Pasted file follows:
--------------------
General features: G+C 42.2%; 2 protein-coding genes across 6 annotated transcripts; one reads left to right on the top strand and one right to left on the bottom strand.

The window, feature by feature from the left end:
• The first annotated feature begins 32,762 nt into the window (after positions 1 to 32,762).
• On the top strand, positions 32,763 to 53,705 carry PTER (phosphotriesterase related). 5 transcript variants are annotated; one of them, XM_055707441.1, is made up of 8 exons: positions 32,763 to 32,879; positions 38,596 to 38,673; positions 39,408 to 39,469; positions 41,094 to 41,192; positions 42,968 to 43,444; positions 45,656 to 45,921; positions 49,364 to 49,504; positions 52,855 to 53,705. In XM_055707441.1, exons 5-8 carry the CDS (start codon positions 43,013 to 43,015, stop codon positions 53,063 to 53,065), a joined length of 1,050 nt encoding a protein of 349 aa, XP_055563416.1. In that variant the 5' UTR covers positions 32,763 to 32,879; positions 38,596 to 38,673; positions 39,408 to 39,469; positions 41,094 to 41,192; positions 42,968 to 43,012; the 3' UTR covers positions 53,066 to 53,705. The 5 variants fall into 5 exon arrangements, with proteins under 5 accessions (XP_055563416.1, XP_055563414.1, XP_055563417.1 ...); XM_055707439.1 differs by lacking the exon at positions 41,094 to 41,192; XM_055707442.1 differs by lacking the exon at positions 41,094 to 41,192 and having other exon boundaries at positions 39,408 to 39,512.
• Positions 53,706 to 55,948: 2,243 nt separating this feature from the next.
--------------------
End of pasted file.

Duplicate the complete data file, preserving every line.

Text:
General features: G+C 42.2%; 2 protein-coding genes across 6 annotated transcripts; one reads left to right on the top strand and one right to left on the bottom strand.

The window, feature by feature from the left end:
• The first annotated feature begins 32,762 nt into the window (after positions 1 to 32,762).
• On the top strand, positions 32,763 to 53,705 carry PTER (phosphotriesterase related). 5 transcript variants are annotated; one of them, XM_055707441.1, is made up of 8 exons: positions 32,763 to 32,879; positions 38,596 to 38,673; positions 39,408 to 39,469; positions 41,094 to 41,192; positions 42,968 to 43,444; positions 45,656 to 45,921; positions 49,364 to 49,504; positions 52,855 to 53,705. In XM_055707441.1, exons 5-8 carry the CDS (start codon positions 43,013 to 43,015, stop codon positions 53,063 to 53,065), a joined length of 1,050 nt encoding a protein of 349 aa, XP_055563416.1. In that variant the 5' UTR covers positions 32,763 to 32,879; positions 38,596 to 38,673; positions 39,408 to 39,469; positions 41,094 to 41,192; positions 42,968 to 43,012; the 3' UTR covers positions 53,066 to 53,705. The 5 variants fall into 5 exon arrangements, with proteins under 5 accessions (XP_055563416.1, XP_055563414.1, XP_055563417.1 ...); XM_055707439.1 differs by lacking the exon at positions 41,094 to 41,192; XM_055707442.1 differs by lacking the exon at positions 41,094 to 41,192 and having other exon boundaries at positions 39,408 to 39,512.
• Positions 53,706 to 55,948: 2,243 nt separating this feature from the next.